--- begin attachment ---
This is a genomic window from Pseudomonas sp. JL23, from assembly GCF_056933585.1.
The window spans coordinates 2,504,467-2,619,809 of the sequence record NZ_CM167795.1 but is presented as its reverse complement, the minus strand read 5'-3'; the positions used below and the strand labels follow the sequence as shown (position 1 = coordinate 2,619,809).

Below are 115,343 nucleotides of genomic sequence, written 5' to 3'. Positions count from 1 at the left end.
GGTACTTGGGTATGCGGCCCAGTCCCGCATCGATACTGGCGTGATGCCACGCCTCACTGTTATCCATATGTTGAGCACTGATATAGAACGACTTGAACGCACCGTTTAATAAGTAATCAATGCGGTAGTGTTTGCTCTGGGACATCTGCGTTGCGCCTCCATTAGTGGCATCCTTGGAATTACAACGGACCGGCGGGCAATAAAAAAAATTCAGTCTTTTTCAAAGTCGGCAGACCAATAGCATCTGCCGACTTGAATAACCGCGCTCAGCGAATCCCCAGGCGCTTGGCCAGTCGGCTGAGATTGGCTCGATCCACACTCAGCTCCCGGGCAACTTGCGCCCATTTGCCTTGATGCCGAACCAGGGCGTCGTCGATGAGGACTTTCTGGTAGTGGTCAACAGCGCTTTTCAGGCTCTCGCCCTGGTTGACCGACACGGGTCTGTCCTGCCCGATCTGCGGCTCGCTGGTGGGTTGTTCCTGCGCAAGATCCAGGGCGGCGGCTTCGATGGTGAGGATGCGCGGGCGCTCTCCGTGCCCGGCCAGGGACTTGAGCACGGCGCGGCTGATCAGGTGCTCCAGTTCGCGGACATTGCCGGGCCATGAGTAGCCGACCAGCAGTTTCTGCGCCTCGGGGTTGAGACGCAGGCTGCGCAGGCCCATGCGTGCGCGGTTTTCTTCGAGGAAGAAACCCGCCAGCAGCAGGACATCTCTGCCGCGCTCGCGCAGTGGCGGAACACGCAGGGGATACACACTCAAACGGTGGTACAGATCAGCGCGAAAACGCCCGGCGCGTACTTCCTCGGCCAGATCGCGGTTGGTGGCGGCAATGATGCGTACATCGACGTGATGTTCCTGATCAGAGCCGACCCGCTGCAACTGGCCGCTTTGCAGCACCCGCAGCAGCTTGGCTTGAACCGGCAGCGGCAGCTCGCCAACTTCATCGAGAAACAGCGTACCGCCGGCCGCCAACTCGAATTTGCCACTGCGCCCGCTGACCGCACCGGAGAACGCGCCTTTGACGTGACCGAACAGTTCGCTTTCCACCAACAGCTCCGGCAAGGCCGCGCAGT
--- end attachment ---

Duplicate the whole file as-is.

This is a genomic window from Pseudomonas sp. JL23, from assembly GCF_056933585.1.
The window spans coordinates 2,504,467-2,619,809 of the sequence record NZ_CM167795.1 but is presented as its reverse complement, the minus strand read 5'-3'; the positions used below and the strand labels follow the sequence as shown (position 1 = coordinate 2,619,809).

Below are 115,343 nucleotides of genomic sequence, written 5' to 3'. Positions count from 1 at the left end.
GGTACTTGGGTATGCGGCCCAGTCCCGCATCGATACTGGCGTGATGCCACGCCTCACTGTTATCCATATGTTGAGCACTGATATAGAACGACTTGAACGCACCGTTTAATAAGTAATCAATGCGGTAGTGTTTGCTCTGGGACATCTGCGTTGCGCCTCCATTAGTGGCATCCTTGGAATTACAACGGACCGGCGGGCAATAAAAAAAATTCAGTCTTTTTCAAAGTCGGCAGACCAATAGCATCTGCCGACTTGAATAACCGCGCTCAGCGAATCCCCAGGCGCTTGGCCAGTCGGCTGAGATTGGCTCGATCCACACTCAGCTCCCGGGCAACTTGCGCCCATTTGCCTTGATGCCGAACCAGGGCGTCGTCGATGAGGACTTTCTGGTAGTGGTCAACAGCGCTTTTCAGGCTCTCGCCCTGGTTGACCGACACGGGTCTGTCCTGCCCGATCTGCGGCTCGCTGGTGGGTTGTTCCTGCGCAAGATCCAGGGCGGCGGCTTCGATGGTGAGGATGCGCGGGCGCTCTCCGTGCCCGGCCAGGGACTTGAGCACGGCGCGGCTGATCAGGTGCTCCAGTTCGCGGACATTGCCGGGCCATGAGTAGCCGACCAGCAGTTTCTGCGCCTCGGGGTTGAGACGCAGGCTGCGCAGGCCCATGCGTGCGCGGTTTTCTTCGAGGAAGAAACCCGCCAGCAGCAGGACATCTCTGCCGCGCTCGCGCAGTGGCGGAACACGCAGGGGATACACACTCAAACGGTGGTACAGATCAGCGCGAAAACGCCCGGCGCGTACTTCCTCGGCCAGATCGCGGTTGGTGGCGGCAATGATGCGTACATCGACGTGATGTTCCTGATCAGAGCCGACCCGCTGCAACTGGCCGCTTTGCAGCACCCGCAGCAGCTTGGCTTGAACCGGCAGCGGCAGCTCGCCAACTTCATCGAGAAACAGCGTACCGCCGGCCGCCAACTCGAATTTGCCACTGCGCCCGCTGACCGCACCGGAGAACGCGCCTTTGACGTGACCGAACAGTTCGCTTTCCACCAACAGCTCCGGCAAGGCCGCGCAGT